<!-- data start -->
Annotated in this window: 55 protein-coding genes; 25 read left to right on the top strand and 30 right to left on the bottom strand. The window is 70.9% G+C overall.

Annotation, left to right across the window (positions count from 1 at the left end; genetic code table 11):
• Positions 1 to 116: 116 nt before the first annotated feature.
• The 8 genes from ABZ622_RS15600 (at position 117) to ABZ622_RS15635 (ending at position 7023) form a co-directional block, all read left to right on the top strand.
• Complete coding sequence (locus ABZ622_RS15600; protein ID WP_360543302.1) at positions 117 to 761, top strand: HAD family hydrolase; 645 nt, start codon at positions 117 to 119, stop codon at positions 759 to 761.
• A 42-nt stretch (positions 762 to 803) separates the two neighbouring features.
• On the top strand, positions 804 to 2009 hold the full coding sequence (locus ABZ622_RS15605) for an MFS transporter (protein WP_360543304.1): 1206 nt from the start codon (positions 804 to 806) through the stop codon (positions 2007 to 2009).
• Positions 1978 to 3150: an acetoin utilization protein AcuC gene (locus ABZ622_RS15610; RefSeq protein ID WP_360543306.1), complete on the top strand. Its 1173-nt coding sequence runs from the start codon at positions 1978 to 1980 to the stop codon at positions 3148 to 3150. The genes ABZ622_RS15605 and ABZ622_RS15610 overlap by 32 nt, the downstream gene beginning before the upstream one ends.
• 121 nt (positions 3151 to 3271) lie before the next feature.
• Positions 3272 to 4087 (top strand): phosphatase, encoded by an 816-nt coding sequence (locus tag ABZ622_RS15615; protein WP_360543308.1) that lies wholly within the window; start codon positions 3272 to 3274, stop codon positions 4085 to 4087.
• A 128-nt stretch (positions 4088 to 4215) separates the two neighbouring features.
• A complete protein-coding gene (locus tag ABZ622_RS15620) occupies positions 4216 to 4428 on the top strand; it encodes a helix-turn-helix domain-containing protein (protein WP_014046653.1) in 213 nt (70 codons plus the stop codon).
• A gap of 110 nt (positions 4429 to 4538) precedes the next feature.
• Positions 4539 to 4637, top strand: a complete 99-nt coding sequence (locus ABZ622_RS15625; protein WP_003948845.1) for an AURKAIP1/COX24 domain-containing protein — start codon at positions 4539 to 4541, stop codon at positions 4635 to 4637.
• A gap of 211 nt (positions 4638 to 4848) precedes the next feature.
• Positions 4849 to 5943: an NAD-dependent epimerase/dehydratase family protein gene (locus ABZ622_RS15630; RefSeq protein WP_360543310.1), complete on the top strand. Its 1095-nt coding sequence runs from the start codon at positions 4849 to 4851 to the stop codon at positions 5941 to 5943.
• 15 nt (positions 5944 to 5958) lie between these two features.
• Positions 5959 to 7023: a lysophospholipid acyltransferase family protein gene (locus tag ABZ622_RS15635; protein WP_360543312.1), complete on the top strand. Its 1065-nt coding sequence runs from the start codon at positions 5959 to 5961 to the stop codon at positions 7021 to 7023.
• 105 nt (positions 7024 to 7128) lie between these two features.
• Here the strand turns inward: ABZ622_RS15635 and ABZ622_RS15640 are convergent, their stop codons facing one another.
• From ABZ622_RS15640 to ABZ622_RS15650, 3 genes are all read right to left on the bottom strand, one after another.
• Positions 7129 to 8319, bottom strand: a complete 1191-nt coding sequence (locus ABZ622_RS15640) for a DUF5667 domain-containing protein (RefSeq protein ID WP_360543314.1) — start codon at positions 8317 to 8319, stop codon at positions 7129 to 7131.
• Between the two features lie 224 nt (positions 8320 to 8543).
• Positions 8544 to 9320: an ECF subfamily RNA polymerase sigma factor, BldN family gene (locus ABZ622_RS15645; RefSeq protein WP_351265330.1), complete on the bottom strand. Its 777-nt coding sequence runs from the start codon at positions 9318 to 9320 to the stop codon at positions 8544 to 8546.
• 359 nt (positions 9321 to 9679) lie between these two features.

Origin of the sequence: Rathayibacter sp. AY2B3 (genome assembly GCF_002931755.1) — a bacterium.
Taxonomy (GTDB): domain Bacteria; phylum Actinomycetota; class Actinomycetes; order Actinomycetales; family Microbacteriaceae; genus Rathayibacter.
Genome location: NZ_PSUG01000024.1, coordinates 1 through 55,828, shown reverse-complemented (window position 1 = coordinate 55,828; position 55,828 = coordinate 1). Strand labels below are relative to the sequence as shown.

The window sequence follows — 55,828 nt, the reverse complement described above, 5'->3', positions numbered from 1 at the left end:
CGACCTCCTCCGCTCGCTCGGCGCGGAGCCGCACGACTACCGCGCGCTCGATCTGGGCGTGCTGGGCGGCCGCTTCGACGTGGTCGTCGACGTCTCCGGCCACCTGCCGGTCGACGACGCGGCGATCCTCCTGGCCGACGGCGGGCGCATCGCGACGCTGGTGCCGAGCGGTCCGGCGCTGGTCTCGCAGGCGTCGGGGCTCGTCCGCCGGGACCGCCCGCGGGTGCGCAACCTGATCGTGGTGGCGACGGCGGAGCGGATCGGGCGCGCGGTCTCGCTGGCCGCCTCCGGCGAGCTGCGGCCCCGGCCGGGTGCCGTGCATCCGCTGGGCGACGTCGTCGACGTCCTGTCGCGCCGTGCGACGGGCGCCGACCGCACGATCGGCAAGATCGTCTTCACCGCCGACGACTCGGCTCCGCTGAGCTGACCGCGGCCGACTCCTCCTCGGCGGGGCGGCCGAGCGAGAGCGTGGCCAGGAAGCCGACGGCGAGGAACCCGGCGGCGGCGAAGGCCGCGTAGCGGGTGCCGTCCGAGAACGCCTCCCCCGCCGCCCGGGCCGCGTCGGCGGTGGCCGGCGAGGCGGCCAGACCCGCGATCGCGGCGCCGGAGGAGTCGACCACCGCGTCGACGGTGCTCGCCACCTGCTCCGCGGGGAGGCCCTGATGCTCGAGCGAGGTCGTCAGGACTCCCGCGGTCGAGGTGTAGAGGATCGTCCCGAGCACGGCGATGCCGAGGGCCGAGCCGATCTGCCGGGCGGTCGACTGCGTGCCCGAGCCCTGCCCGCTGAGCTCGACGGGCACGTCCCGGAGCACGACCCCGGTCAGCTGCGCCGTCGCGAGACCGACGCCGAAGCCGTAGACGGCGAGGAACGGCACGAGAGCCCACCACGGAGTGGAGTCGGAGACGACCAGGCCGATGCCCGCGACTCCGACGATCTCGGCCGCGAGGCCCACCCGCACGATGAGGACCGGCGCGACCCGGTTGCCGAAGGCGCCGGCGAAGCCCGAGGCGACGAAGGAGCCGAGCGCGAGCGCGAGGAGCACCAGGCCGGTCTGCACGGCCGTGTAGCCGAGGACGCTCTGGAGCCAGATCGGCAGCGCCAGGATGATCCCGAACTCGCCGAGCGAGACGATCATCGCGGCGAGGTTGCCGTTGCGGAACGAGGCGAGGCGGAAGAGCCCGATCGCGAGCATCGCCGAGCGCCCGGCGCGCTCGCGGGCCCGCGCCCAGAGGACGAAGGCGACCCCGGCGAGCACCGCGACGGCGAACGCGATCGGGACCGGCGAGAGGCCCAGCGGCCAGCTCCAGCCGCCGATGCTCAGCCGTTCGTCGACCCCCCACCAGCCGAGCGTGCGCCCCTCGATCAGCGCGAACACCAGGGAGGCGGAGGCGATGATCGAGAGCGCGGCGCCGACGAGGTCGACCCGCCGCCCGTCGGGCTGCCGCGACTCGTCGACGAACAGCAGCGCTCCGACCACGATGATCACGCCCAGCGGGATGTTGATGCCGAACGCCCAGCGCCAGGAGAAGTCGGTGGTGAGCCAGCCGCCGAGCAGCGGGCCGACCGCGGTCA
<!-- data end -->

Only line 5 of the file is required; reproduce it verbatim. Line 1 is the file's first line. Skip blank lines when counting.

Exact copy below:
• Complete coding sequence (locus ABZ622_RS15600; protein ID WP_360543302.1) at positions 117 to 761, top strand: HAD family hydrolase; 645 nt, start codon at positions 117 to 119, stop codon at positions 759 to 761.